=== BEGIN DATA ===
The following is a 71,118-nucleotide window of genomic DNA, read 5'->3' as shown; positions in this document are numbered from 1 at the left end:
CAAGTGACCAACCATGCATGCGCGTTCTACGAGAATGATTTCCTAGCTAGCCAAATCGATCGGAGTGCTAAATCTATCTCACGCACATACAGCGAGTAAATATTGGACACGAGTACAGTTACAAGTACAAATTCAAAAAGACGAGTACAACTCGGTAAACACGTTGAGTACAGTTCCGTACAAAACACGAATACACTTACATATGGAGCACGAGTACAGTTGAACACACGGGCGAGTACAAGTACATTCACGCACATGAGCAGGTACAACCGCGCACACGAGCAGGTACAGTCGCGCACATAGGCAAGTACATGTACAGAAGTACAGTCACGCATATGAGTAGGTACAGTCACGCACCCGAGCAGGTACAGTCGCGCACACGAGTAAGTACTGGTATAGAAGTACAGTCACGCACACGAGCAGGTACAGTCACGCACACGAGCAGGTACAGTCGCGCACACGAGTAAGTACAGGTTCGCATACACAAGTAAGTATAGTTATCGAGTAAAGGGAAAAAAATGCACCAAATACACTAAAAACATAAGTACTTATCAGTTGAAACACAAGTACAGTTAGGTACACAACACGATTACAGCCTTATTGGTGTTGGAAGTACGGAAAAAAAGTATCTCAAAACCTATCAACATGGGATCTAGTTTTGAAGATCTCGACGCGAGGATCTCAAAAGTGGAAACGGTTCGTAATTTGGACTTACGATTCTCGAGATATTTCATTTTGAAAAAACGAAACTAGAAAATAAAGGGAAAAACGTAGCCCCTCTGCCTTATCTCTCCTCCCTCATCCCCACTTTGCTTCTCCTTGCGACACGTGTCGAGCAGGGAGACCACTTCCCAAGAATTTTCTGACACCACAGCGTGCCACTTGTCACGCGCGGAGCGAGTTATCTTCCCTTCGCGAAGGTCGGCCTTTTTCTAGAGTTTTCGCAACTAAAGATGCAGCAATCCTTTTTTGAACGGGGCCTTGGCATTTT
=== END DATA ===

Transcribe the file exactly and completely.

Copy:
The following is a 71,118-nucleotide window of genomic DNA, read 5'->3' as shown; positions in this document are numbered from 1 at the left end:
CAAGTGACCAACCATGCATGCGCGTTCTACGAGAATGATTTCCTAGCTAGCCAAATCGATCGGAGTGCTAAATCTATCTCACGCACATACAGCGAGTAAATATTGGACACGAGTACAGTTACAAGTACAAATTCAAAAAGACGAGTACAACTCGGTAAACACGTTGAGTACAGTTCCGTACAAAACACGAATACACTTACATATGGAGCACGAGTACAGTTGAACACACGGGCGAGTACAAGTACATTCACGCACATGAGCAGGTACAACCGCGCACACGAGCAGGTACAGTCGCGCACATAGGCAAGTACATGTACAGAAGTACAGTCACGCATATGAGTAGGTACAGTCACGCACCCGAGCAGGTACAGTCGCGCACACGAGTAAGTACTGGTATAGAAGTACAGTCACGCACACGAGCAGGTACAGTCACGCACACGAGCAGGTACAGTCGCGCACACGAGTAAGTACAGGTTCGCATACACAAGTAAGTATAGTTATCGAGTAAAGGGAAAAAAATGCACCAAATACACTAAAAACATAAGTACTTATCAGTTGAAACACAAGTACAGTTAGGTACACAACACGATTACAGCCTTATTGGTGTTGGAAGTACGGAAAAAAAGTATCTCAAAACCTATCAACATGGGATCTAGTTTTGAAGATCTCGACGCGAGGATCTCAAAAGTGGAAACGGTTCGTAATTTGGACTTACGATTCTCGAGATATTTCATTTTGAAAAAACGAAACTAGAAAATAAAGGGAAAAACGTAGCCCCTCTGCCTTATCTCTCCTCCCTCATCCCCACTTTGCTTCTCCTTGCGACACGTGTCGAGCAGGGAGACCACTTCCCAAGAATTTTCTGACACCACAGCGTGCCACTTGTCACGCGCGGAGCGAGTTATCTTCCCTTCGCGAAGGTCGGCCTTTTTCTAGAGTTTTCGCAACTAAAGATGCAGCAATCCTTTTTTGAACGGGGCCTTGGCATTTT